One of the most common symptoms of tummy troubles is diarrhea – watery stools that are different in appearance and frequency than those your baby has had before. (This is an important detail, since many young infants, especially breastfed babies, normally have thin or watery stools.)

Most infectious diarrheas are caused by viruses that tend to be more common in the summer but can come along anytime. These infections usually last several days, but you just have to give it time.

Keep Your Baby Hydrated

The key is to give your baby plenty of fluids, even if he doesn't have much of an appetite or seem very thirsty. Continue to feed him if his diarrhea is mild. Give him small portions of bland foods that contain the fiber pectin throughout the day. Try applesauce, rice, bananas, and mashed potatoes. If you're formula feeding, add an extra ounce or two of water to the mix, diluting the formula slightly. Avoid teas, which don't have the necessary salts, as well as fruit juices – they can actually increase fluid loss because of their high salt content. If your baby's stools are particularly frequent and watery(hourly, for example, and soaking through the diaper), you may need to give him one to two ounces of a commercial electrolyte solution every hour or two for a day before going back to his regular feeding pattern.

Call for Assistance

If his diarrhea isn't getting better, check in with his healthcare provider. Giving your baby any diarrhea medicine without very explicit directions from an experienced healthcare provider can be dangerous. These treatments can cause serious bowel stoppage and sedation.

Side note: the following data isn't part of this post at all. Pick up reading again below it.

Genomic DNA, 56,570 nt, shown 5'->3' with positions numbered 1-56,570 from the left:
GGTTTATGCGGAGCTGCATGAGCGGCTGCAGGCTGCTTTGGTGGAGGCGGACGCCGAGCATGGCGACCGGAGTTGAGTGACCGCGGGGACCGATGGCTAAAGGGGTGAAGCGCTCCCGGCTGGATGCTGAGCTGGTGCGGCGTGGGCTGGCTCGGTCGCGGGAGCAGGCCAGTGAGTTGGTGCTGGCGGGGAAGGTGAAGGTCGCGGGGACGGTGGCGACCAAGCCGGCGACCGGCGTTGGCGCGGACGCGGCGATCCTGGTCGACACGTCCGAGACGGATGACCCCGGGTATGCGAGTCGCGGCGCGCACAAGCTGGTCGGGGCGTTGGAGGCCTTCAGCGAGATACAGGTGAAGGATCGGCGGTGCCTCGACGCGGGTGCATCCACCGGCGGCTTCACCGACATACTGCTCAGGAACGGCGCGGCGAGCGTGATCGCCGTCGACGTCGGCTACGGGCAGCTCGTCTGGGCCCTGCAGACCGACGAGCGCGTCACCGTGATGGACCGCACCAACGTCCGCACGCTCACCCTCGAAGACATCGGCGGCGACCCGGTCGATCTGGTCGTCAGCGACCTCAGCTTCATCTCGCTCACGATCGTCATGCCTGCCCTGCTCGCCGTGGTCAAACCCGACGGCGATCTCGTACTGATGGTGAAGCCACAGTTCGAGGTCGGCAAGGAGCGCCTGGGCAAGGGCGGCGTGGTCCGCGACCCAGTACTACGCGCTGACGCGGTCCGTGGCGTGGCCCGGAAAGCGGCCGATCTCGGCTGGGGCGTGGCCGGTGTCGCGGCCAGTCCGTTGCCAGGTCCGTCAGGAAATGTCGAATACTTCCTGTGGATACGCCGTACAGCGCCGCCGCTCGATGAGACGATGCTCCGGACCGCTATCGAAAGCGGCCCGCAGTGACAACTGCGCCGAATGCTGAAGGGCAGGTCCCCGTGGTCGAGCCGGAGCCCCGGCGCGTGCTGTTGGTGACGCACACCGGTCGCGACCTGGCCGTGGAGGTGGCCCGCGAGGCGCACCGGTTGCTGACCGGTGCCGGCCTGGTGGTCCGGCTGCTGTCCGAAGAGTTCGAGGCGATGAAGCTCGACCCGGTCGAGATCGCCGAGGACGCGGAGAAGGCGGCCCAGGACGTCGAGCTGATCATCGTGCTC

FYI: Diarrhea almost always creates skin irritation in the diaper area. Change your baby frequently and apply petroleum jelly to the area – or use a diaper with petroleum embedded in the lining – to protect his skin from the burning properties of fast-running stools.

When to Call

It's hard to know when to contact the healthcare provider, but if your child is exhibiting any of the following symptoms, call his provider immediately:

  • A dry mouth, lack of tears, dark urine, or acting very sick

  • Stool containing pus or blood, or that is black or persistently green

  • Vomiting that accompanies diarrhea, lasting for more than eight hours

  • High fever or serious abdominal pain that accompanies diarrhea.

Minor stomach complaints are typical among young children. It's important you understand how to manage them at home to avoid emergency room visits, hospitalizations and prolonged discomfort. Your little one will soon feel better!